By Tina Alvey
Continuing what she said was a precedent set at least 20 years ago, Greenbrier County Commission President Karen Lobban called a halt to a brewing controversy over the courthouse’s Christmas Eve hours.
The commission voted last month to close the courthouse for the entire day on both Christmas Eve and Christmas Day, although only Christmas Day and the afternoon of Christmas Eve are official state holidays. The vote also included full-day closures on New Year’s Eve and New Year’s Day, rather than sticking to the state holiday schedule of New Year’s Eve afternoon and New Year’s Day.
Lobban said at the time she expected the governor to grant the additional half-days on Christmas Eve and New Year’s Eve as holidays, but he has not yet done so.
Upon learning of the commission’s action, Greenbrier Chief Circuit Judge James J. Rowe issued an administrative order Dec. 13 noting that the county commission does not have the legal authority to declare a holiday. The judge ordered the commission to “arrange for adequate security to ensure that the courthouse is open for business” in the morning hours of Christmas Eve and New Year’s Eve.
“Inasmuch as the first half of the day is not a legal holiday or otherwise designated as time off for West Virginia personnel, the Office of the Circuit Clerk must open and must be accessible to members of the public who may wish to conduct business with that office,” Rowe wrote.
He also ordered the county’s magistrate office to be open and properly secured on the mornings in question.
Lobban acknowledged that court-related offices are under the jurisdiction of the chief judge, but said during a Tuesday commission meeting, “We are not declaring this a holiday. We are simply giving extra time to our employees.”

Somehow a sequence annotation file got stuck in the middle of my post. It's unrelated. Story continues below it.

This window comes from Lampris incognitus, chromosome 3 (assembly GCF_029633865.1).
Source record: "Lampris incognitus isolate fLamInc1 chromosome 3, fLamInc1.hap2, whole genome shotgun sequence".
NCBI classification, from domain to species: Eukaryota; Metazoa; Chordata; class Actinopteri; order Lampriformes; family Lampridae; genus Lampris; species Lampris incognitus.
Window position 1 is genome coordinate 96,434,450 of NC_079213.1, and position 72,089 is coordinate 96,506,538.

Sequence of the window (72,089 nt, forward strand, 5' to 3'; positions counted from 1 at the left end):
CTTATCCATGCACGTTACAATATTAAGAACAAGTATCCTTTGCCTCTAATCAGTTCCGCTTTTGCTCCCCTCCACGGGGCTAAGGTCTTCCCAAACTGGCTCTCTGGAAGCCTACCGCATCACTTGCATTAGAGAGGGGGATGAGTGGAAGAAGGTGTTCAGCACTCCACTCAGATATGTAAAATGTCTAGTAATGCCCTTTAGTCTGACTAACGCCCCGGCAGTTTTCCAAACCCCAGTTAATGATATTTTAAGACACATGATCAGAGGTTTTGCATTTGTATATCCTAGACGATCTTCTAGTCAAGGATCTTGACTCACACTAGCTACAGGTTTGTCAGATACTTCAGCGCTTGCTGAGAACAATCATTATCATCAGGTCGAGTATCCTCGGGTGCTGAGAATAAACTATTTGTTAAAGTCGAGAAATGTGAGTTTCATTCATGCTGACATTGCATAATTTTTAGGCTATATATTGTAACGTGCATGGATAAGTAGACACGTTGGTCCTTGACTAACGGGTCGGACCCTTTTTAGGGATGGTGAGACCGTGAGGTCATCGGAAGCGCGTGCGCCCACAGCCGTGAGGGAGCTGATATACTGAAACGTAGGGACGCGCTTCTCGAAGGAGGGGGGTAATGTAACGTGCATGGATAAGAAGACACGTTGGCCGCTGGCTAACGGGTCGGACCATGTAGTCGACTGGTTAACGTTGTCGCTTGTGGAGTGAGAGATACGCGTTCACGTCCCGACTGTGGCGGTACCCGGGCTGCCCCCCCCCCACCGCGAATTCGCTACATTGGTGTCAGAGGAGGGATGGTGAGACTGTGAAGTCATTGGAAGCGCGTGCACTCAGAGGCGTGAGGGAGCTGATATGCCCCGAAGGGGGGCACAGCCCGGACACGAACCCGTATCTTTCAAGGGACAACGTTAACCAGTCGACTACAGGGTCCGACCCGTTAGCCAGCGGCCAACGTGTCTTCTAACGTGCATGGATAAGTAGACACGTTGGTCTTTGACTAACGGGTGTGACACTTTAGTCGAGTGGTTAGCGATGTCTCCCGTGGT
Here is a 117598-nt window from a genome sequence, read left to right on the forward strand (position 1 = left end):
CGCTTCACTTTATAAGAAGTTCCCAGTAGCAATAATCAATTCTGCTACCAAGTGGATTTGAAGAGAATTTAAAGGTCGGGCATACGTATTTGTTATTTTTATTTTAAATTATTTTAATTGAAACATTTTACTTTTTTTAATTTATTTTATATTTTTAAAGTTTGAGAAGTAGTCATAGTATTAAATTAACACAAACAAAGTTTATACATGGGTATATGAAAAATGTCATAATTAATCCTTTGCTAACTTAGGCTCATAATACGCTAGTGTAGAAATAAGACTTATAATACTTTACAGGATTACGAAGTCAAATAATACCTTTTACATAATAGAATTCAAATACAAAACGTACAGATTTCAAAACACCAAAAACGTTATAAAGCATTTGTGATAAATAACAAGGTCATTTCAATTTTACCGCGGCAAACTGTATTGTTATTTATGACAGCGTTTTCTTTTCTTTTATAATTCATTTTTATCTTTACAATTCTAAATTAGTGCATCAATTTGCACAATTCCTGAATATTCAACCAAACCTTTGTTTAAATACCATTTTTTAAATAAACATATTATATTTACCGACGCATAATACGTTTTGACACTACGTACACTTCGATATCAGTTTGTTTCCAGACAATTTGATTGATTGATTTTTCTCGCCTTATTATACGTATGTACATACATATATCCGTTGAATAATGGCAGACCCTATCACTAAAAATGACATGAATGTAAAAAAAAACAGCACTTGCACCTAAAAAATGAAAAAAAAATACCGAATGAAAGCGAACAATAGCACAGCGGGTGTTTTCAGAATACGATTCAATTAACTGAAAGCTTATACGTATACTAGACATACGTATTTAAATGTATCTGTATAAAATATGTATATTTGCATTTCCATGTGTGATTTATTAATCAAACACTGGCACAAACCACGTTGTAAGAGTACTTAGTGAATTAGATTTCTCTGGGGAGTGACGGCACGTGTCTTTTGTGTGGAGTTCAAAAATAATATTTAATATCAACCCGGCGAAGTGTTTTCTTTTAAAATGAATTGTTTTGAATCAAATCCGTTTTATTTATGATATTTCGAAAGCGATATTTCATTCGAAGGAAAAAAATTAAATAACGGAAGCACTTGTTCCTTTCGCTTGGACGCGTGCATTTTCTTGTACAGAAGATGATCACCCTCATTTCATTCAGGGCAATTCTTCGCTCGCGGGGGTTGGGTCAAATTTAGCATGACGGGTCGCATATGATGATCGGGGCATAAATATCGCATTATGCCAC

Re-affirming the commission’s unanimous vote of Nov. 26 to give employees the extra half-days off, Lobban said she had consulted with both the governor’s office and the County Commission Association and confirmed that, while the commission cannot designate a holiday or give employees bonuses, it does have discretion on whether to close the non-judicial offices in the courthouse.
Lobban said the vote to close the courthouse was never intended to affect those offices mandated to remain open by the judge’s order.
“Nothing has changed with our decision,” she said, noting that the courthouse’s 61 employees are salaried and, therefore, would draw the full day’s pay whether working or not.
While Commissioner Woody Hanna apologized to employees for the misunderstanding and said, in retrospect, he believes the commission should have “checked with the judge” before deciding to close the extra half-days, Commissioner Mike McClung supported Lobban’s statement that “nothing has changed.”
Both Lobban and McClung assured the public that courthouse security would be in place during the hours that court-related offices are staffed.
Greenbrier County Courthouse offices that will be open until noon on Christmas Eve, but will be closed that afternoon and on Christmas Day, include circuit clerk, prosecuting attorney and magistrate court.
With the exception of the sheriff’s law enforcement division, other courthouse offices, including sheriff’s tax office, county clerk, assessor, county commission and planning and zoning, will be closed all day Christmas Eve and Christmas Day.
No firm announcements have been made about the New Year’s Eve schedule, although it is expected to follow this same course.
By contrast, Monroe County suffered no such controversy, with all courthouse offices remaining open until noon on Christmas Eve, then closing until the following Monday morning.
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